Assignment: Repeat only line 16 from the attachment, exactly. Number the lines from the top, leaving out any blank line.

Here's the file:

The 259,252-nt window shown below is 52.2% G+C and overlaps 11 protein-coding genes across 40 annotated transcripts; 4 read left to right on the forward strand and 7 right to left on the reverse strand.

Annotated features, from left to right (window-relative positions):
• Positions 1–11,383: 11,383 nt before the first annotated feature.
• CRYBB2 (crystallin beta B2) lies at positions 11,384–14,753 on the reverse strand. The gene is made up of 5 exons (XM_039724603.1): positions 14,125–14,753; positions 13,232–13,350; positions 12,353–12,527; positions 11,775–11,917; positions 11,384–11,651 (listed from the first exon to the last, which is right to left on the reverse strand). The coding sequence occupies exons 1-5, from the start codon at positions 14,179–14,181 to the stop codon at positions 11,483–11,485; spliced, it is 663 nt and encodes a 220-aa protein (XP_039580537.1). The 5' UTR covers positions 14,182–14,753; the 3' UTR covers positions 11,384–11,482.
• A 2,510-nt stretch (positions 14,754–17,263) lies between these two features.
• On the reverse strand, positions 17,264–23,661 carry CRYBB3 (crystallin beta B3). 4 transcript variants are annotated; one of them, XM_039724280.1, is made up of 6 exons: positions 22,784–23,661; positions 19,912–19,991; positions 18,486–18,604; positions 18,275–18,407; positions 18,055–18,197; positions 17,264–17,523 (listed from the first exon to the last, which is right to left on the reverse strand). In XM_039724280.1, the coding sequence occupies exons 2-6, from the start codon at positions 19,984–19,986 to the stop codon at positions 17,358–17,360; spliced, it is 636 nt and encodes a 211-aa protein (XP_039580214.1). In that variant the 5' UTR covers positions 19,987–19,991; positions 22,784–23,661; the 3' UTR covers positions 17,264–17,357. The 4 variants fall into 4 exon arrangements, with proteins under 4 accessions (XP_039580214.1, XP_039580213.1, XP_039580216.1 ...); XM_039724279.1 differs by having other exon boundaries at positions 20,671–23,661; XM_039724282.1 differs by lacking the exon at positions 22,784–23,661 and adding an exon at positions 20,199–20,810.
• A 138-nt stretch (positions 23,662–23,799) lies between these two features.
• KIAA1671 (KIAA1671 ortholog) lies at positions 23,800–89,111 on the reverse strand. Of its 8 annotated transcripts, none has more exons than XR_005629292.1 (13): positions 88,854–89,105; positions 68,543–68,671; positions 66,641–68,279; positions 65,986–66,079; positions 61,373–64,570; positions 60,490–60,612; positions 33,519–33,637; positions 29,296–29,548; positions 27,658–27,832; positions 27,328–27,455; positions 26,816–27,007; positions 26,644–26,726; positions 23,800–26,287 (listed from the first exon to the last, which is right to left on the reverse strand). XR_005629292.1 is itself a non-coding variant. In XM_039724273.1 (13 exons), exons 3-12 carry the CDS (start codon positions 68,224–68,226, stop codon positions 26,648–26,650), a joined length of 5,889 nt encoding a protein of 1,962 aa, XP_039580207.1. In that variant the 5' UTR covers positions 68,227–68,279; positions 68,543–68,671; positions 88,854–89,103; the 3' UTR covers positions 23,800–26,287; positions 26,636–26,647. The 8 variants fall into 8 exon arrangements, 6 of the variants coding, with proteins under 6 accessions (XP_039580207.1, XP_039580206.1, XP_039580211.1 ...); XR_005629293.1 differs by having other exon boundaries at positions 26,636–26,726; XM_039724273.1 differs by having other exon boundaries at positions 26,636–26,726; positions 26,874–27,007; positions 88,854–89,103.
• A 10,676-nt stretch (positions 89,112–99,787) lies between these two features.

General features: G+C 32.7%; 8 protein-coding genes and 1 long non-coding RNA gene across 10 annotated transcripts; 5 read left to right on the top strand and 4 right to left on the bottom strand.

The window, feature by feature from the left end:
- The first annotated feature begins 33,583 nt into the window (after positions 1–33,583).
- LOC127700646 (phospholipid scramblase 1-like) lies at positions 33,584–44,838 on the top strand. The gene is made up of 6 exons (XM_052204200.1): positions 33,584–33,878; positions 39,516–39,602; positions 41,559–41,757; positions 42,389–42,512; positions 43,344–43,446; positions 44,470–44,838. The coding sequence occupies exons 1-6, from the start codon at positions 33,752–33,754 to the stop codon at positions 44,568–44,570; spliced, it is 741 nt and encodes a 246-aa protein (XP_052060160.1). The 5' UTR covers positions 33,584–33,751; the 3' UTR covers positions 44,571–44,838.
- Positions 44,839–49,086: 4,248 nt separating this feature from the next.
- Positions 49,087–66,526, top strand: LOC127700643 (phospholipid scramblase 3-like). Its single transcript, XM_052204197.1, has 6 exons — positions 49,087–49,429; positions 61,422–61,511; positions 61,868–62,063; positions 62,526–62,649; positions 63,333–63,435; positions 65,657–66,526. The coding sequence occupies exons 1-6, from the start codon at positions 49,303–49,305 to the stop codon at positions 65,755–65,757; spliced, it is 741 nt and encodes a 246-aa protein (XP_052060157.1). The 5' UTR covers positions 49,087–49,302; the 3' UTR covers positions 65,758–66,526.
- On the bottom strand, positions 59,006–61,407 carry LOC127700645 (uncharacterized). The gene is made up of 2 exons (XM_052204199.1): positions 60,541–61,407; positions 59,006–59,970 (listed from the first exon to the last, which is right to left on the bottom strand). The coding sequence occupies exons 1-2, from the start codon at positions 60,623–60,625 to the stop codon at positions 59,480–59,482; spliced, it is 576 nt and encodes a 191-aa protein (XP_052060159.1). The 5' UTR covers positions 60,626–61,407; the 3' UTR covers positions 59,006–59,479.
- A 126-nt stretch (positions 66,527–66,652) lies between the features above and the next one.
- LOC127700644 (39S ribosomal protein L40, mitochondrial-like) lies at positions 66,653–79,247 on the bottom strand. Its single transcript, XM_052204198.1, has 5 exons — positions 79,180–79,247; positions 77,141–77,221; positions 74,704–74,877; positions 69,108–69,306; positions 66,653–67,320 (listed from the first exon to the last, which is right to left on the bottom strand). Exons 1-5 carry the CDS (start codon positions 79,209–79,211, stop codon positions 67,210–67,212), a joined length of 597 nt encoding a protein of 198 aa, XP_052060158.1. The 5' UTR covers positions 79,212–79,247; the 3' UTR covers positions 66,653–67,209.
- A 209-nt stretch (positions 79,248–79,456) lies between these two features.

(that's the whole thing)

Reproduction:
- On the bottom strand, positions 59,006–61,407 carry LOC127700645 (uncharacterized). The gene is made up of 2 exons (XM_052204199.1): positions 60,541–61,407; positions 59,006–59,970 (listed from the first exon to the last, which is right to left on the bottom strand). The coding sequence occupies exons 1-2, from the start codon at positions 60,623–60,625 to the stop codon at positions 59,480–59,482; spliced, it is 576 nt and encodes a 191-aa protein (XP_052060159.1). The 5' UTR covers positions 60,626–61,407; the 3' UTR covers positions 59,006–59,479.